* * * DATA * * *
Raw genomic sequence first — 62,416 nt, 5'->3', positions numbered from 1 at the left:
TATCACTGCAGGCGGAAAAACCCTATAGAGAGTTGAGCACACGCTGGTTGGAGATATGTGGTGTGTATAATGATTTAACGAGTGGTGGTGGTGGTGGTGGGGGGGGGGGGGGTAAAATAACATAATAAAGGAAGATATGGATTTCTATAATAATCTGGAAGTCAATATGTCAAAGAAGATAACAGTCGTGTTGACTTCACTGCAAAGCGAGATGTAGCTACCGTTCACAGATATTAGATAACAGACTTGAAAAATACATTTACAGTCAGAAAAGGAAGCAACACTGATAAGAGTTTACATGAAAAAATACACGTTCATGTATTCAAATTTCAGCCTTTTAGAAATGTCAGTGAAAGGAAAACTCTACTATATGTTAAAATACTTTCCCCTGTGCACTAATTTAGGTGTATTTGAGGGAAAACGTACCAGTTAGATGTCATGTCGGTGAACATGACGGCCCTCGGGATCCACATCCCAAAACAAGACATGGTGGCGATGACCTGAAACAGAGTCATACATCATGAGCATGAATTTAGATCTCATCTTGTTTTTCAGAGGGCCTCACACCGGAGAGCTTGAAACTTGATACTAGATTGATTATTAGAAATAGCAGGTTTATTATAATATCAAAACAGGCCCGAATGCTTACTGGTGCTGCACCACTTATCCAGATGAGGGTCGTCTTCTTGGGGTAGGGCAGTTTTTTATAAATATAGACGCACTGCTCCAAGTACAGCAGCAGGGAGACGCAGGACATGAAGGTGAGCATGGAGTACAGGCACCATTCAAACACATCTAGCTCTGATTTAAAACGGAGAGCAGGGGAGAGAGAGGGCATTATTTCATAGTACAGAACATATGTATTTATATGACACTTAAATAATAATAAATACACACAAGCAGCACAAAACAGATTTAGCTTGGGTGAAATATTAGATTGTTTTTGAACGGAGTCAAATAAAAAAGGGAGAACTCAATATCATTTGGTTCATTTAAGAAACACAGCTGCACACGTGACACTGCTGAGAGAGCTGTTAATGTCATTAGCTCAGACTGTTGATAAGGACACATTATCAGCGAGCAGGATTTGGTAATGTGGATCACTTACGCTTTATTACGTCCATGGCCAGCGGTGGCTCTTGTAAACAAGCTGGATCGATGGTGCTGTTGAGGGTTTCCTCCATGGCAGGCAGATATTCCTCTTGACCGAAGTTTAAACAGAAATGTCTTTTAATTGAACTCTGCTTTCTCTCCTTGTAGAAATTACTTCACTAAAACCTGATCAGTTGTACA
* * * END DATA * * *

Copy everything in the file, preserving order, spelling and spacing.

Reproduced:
Raw genomic sequence first — 62,416 nt, 5'->3', positions numbered from 1 at the left:
TATCACTGCAGGCGGAAAAACCCTATAGAGAGTTGAGCACACGCTGGTTGGAGATATGTGGTGTGTATAATGATTTAACGAGTGGTGGTGGTGGTGGTGGGGGGGGGGGGGGTAAAATAACATAATAAAGGAAGATATGGATTTCTATAATAATCTGGAAGTCAATATGTCAAAGAAGATAACAGTCGTGTTGACTTCACTGCAAAGCGAGATGTAGCTACCGTTCACAGATATTAGATAACAGACTTGAAAAATACATTTACAGTCAGAAAAGGAAGCAACACTGATAAGAGTTTACATGAAAAAATACACGTTCATGTATTCAAATTTCAGCCTTTTAGAAATGTCAGTGAAAGGAAAACTCTACTATATGTTAAAATACTTTCCCCTGTGCACTAATTTAGGTGTATTTGAGGGAAAACGTACCAGTTAGATGTCATGTCGGTGAACATGACGGCCCTCGGGATCCACATCCCAAAACAAGACATGGTGGCGATGACCTGAAACAGAGTCATACATCATGAGCATGAATTTAGATCTCATCTTGTTTTTCAGAGGGCCTCACACCGGAGAGCTTGAAACTTGATACTAGATTGATTATTAGAAATAGCAGGTTTATTATAATATCAAAACAGGCCCGAATGCTTACTGGTGCTGCACCACTTATCCAGATGAGGGTCGTCTTCTTGGGGTAGGGCAGTTTTTTATAAATATAGACGCACTGCTCCAAGTACAGCAGCAGGGAGACGCAGGACATGAAGGTGAGCATGGAGTACAGGCACCATTCAAACACATCTAGCTCTGATTTAAAACGGAGAGCAGGGGAGAGAGAGGGCATTATTTCATAGTACAGAACATATGTATTTATATGACACTTAAATAATAATAAATACACACAAGCAGCACAAAACAGATTTAGCTTGGGTGAAATATTAGATTGTTTTTGAACGGAGTCAAATAAAAAAGGGAGAACTCAATATCATTTGGTTCATTTAAGAAACACAGCTGCACACGTGACACTGCTGAGAGAGCTGTTAATGTCATTAGCTCAGACTGTTGATAAGGACACATTATCAGCGAGCAGGATTTGGTAATGTGGATCACTTACGCTTTATTACGTCCATGGCCAGCGGTGGCTCTTGTAAACAAGCTGGATCGATGGTGCTGTTGAGGGTTTCCTCCATGGCAGGCAGATATTCCTCTTGACCGAAGTTTAAACAGAAATGTCTTTTAATTGAACTCTGCTTTCTCTCCTTGTAGAAATTACTTCACTAAAACCTGATCAGTTGTACA